Ransomware: How Comms Should Respond
Over the weekend, news broke that over 200,000 computers in 150 countries had been hacked by ransomware virus ‘WannaCry.’ Included in these 200,000 computers were those belonging to the NHS. This cyber attack paralyzed corporations and individuals by manipulating a flaw in the 16-year-old software Microsoft XP, which was operating without the latest security update installed.
The situation was resolved thanks to both an amateur malware tech star who triggered the ‘kill switch’, and Microsoft issuing a patch to protect Microsoft XP users who were unlikely to update their software.
However, with every cyber attack there is always another, larger hacker ready to release a new attack on the world and in lieu of the present and future threats, in-house communicators need to prepare for instantly triggering their strategies.
Security breaches are an unfortunate opportunity, but an opportunity nonetheless. And by regularly reviewing and updating crisis strategies, companies can increase their brand awareness with a holy trinity of messaging: engaging, targeted and informative.
Understanding your customers and obtaining insights about the audience you are addressing is critical for any external conversation as it allows brands to tailor messages to reflect the different demographics, and create sensitive content that will avoid the risk of public scepticism.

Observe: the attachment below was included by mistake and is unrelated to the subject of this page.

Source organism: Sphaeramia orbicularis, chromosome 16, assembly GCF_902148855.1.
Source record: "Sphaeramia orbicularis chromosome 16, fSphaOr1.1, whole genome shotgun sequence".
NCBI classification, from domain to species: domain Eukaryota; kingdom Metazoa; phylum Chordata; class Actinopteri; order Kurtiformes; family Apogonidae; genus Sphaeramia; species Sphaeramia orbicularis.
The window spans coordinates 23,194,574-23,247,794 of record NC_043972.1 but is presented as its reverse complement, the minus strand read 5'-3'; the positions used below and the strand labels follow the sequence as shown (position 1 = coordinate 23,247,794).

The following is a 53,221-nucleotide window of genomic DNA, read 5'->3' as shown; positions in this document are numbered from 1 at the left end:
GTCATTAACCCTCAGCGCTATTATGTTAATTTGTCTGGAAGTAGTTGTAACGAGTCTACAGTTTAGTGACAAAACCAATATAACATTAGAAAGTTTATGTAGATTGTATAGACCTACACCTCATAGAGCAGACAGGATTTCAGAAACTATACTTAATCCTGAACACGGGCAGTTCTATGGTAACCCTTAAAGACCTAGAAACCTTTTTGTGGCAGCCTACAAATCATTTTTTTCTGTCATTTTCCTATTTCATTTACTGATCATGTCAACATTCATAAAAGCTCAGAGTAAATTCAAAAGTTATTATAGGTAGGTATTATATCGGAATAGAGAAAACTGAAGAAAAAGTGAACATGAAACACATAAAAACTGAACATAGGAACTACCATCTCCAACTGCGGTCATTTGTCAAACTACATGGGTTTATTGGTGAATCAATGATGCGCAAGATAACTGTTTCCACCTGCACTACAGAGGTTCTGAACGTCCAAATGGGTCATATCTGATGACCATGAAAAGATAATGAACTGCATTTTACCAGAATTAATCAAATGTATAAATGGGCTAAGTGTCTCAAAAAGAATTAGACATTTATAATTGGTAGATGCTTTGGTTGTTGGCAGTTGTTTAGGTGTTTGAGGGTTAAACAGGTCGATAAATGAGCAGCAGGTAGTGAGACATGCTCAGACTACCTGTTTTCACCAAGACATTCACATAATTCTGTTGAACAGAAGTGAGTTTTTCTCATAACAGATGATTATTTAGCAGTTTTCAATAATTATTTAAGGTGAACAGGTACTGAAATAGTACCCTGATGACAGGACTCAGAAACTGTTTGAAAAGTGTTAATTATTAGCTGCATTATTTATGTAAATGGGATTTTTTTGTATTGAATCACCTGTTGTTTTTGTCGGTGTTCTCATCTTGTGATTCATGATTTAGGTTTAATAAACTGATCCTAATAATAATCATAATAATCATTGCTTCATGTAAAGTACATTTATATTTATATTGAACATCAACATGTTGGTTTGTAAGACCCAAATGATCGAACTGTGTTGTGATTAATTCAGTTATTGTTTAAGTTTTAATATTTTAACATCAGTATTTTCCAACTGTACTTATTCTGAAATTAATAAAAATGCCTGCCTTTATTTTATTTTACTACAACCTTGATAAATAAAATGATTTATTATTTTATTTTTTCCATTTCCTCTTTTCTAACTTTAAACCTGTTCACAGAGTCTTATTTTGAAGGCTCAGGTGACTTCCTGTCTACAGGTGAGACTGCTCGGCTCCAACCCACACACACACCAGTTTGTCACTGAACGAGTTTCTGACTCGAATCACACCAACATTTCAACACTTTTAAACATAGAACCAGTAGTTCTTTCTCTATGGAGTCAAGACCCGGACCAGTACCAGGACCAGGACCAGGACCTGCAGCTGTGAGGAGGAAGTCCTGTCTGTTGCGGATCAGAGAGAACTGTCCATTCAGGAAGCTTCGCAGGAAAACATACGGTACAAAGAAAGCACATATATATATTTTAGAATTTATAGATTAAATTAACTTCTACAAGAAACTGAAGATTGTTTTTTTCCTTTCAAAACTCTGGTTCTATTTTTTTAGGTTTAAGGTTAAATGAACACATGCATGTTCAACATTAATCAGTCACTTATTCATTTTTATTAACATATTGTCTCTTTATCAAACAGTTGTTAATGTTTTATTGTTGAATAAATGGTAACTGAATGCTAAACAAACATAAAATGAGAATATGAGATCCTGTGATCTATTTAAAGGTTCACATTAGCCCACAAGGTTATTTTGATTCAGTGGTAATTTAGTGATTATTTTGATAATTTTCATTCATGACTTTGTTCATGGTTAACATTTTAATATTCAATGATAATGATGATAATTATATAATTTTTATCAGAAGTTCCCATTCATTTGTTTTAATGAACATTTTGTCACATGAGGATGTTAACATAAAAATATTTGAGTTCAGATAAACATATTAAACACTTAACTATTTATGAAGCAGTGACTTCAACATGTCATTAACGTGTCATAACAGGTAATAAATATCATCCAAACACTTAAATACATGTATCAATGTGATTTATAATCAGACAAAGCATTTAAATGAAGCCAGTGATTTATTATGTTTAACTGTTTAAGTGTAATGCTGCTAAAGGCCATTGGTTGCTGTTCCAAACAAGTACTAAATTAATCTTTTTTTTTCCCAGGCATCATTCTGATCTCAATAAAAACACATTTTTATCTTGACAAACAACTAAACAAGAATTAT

When presenting solutions globally, companies need to know the facts and details – not only the necessary soundbites. The first step is to introduce regular conversations between communication teams and internal departments about crisis messaging and its overall goals. By informing stakeholders and the relevant spokespeople/person, the solutions provider will be able to communicate favourable and persuasive arguments to the media and the targeted audience.
As brands are increasingly opting for a two-way dialogue on social media, communicators must be prepared to create engaging content that will maintain transparency about a situation but continually direct the conversations back to the company’s expertise.
Indeed, organizations must be careful about what they declare at any given moment as these situations change so rapidly. Brands that maintain an informed and open dialogue with external parties about what they are doing to fix any problems will drive the best outcomes.